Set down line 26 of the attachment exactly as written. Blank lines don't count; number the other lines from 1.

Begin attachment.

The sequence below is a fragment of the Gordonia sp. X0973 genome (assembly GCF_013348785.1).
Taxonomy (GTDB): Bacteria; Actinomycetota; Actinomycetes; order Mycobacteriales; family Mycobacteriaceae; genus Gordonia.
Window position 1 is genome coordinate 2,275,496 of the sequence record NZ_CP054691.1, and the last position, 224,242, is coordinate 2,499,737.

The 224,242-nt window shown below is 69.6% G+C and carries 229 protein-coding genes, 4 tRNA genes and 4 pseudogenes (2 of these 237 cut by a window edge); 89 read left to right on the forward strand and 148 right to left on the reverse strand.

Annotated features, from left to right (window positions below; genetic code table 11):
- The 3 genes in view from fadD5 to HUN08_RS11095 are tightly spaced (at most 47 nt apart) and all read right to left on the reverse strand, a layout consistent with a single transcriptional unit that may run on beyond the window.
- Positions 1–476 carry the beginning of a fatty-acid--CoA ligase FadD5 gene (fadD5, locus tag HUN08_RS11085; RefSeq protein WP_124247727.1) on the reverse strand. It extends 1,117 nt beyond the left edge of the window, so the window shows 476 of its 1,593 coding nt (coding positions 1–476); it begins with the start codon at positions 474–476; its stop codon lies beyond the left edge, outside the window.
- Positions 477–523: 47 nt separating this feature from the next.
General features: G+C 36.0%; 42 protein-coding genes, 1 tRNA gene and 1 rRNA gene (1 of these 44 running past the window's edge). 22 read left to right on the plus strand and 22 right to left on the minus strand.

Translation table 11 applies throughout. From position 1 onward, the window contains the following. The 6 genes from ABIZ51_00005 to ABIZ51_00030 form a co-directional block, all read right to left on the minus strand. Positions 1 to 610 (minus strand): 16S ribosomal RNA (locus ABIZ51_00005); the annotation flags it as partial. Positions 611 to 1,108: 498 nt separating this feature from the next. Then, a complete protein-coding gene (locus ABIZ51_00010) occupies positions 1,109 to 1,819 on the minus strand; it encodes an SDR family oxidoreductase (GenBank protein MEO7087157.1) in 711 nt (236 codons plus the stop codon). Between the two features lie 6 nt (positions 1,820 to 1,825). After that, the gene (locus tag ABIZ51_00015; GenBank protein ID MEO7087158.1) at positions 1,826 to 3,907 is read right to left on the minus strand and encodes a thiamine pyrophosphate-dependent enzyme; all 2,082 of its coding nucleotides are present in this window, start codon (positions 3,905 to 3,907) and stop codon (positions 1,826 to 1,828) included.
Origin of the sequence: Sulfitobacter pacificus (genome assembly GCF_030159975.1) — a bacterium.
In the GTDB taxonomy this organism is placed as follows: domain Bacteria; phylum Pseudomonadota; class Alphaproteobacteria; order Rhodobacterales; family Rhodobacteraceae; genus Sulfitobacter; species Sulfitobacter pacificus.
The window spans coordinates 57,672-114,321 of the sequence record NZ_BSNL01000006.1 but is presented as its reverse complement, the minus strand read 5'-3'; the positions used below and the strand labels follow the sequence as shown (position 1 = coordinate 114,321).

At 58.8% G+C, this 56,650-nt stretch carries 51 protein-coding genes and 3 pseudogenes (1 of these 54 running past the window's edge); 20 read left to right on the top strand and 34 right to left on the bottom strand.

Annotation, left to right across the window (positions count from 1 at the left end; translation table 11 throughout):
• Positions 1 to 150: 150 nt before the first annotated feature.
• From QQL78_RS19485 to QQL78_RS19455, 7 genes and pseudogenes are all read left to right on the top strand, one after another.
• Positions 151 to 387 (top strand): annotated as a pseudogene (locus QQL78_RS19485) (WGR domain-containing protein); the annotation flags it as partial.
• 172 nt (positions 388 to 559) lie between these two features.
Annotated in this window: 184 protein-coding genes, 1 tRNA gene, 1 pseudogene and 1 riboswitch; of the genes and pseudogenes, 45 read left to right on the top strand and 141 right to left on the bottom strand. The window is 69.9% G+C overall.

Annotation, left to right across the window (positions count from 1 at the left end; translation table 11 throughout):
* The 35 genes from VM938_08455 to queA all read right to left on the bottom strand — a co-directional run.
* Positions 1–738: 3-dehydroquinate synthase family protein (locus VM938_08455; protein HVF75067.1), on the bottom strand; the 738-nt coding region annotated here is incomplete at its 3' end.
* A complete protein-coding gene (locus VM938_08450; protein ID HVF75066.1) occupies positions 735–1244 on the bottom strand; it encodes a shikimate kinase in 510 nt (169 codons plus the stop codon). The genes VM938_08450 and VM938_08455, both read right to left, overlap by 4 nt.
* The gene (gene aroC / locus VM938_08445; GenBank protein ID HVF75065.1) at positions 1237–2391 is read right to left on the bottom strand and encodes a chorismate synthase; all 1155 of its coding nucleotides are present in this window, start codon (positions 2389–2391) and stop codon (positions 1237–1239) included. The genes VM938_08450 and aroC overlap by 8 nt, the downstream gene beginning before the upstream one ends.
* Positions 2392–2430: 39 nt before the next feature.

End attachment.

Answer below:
* Positions 2392–2430: 39 nt before the next feature.